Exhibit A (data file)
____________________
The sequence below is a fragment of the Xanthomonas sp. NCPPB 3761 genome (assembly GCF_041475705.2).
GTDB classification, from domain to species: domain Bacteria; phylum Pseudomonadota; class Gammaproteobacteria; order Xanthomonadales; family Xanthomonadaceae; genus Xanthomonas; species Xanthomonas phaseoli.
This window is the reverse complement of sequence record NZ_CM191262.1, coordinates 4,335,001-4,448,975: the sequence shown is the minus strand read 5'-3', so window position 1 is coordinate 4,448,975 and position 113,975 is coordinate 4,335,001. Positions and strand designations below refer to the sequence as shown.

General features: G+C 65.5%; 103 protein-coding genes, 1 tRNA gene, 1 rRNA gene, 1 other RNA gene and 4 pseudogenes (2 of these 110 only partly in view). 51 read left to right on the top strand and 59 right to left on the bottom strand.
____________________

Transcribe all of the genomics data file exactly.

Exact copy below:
The sequence below is a fragment of the Xanthomonas sp. NCPPB 3761 genome (assembly GCF_041475705.2).
GTDB classification, from domain to species: domain Bacteria; phylum Pseudomonadota; class Gammaproteobacteria; order Xanthomonadales; family Xanthomonadaceae; genus Xanthomonas; species Xanthomonas phaseoli.
This window is the reverse complement of sequence record NZ_CM191262.1, coordinates 4,335,001-4,448,975: the sequence shown is the minus strand read 5'-3', so window position 1 is coordinate 4,448,975 and position 113,975 is coordinate 4,335,001. Positions and strand designations below refer to the sequence as shown.

General features: G+C 65.5%; 103 protein-coding genes, 1 tRNA gene, 1 rRNA gene, 1 other RNA gene and 4 pseudogenes (2 of these 110 only partly in view). 51 read left to right on the top strand and 59 right to left on the bottom strand.